'I didn't do it to be a hero': Humble man fights back tears
A "SIMPLE country bloke, without a cent to his name" is driving door to door across the fire-affected regions of the Southern Downs, providing relief to residents in their darkest hour.
He has seen houses burned to cinders, property lines destroyed and people who have lost everything.
But what he has also seen is the strength of the Southern Downs' spirit in the face of frightening adversity.
The Warwick man, Jason Rogers, struggled to hold back tears as he revealed the emotional toll of the last couple of days.
"You see so much that's been burned down," Mr Rogers said.
"I'm a fairly tough sort of bloke and I don't let things get to me, but this is just overwhelming."
Mr Rogers described one elderly couple, who had recently moved all their furniture to their shed in preparation for housing renovations.
"The shed took fire," he said.
"Everything was gone."
No one could help that couple recover their belongings but Mr Rogers did what he could to make sure they didn't feel forgotten.
"I know what it's like for farmers out there fighting for themselves and I know it's very easy to be overlooked.
"I've been back there twice now with food packs and the second time she saw us open the door she broke down in tears," he said.
"She gave me a big hug and she said ... she said ..."
Mr Rogers drew a big, shaky breath.
"Superheroes don't need to wear capes."
"I didn't do this to be a hero, I did it because I'm a bushie and that's just how you do things."
The relief efforts began as a modest meal for Ergon Energy workers on Saturday evening, as a small thanks for their efforts.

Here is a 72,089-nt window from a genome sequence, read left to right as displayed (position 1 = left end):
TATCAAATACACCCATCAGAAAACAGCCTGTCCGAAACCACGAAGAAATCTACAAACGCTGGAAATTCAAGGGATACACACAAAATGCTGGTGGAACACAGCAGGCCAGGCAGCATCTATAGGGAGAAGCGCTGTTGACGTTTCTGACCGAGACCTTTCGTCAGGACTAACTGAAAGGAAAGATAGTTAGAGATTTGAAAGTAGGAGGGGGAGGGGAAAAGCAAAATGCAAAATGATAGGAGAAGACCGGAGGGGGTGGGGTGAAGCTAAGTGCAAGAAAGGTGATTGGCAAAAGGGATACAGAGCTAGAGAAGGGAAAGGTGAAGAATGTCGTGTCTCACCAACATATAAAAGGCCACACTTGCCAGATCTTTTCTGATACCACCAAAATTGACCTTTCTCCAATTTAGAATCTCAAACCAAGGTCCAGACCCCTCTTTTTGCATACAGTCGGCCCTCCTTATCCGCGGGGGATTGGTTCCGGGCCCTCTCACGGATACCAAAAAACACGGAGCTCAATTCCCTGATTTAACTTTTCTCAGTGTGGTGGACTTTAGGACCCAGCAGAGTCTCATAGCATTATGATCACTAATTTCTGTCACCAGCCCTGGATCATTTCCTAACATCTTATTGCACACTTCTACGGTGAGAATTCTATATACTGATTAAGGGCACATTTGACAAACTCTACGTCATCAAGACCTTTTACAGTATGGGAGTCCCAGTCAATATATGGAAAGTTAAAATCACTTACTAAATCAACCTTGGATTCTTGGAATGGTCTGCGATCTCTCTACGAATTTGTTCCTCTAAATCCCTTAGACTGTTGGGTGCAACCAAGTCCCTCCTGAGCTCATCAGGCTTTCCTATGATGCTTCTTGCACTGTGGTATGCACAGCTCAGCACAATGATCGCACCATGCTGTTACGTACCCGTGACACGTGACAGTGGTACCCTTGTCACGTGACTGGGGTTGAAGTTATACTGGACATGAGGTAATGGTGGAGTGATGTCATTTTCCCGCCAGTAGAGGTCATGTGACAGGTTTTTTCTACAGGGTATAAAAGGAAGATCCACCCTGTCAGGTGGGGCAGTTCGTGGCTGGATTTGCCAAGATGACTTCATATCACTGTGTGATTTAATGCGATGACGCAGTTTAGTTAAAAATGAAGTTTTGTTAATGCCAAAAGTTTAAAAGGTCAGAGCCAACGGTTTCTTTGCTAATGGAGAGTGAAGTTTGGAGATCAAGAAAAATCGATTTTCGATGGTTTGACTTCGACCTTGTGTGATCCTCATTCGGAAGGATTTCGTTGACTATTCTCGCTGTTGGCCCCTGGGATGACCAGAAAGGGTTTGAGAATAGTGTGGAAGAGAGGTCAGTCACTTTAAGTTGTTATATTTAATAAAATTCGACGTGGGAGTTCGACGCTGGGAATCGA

"I thought I'd come down and cook for 10 or 15 people then come home Sunday night but I'm still here," Mr Rogers said.
With the help of local businesses, such as Warwick Bunnings, the Rodeo societies, Wickhams and IGA, an impromptu group of volunteers co-ordinated hundreds of meal packs to be distributed door to door.
Mr Rogers said he was shocked by the kindness and generosity of strangers, as they rallied behind him to ensure every member of their community survived.
That same selflessness is reflected by farmers who refuse their packs and urge Mr Rogers to give them to someone "more in need".
"Lots of people from the bush think of others more than they think of themselves," Mr Rogers said.
"But then I'd look around and see everything they have has just been burned and I know there's no other option for the poor buggers.
"It's gotten to the stage where I just leave the food on their doorstep, so they don't have a choice."
Mayor Tracy Dobie said the shared struggles of drought had created a community where everyone looked out for each other.
"Everybody feels very close to their neighbours, here," Cr Dobie said.
"Everybody is aware of each other in this region because we've been badly impacted by drought and that's why the responses were so quick.
"The efforts of so many people, from so many walks of life, have been absolutely incredible."
The Southern Downs Regional Council is establishing a relief fund for bushfire victims that will become available in the coming days.
Mr Rogers encourages anyone who wishes to contribute to the cause to contact council on 1300 697 372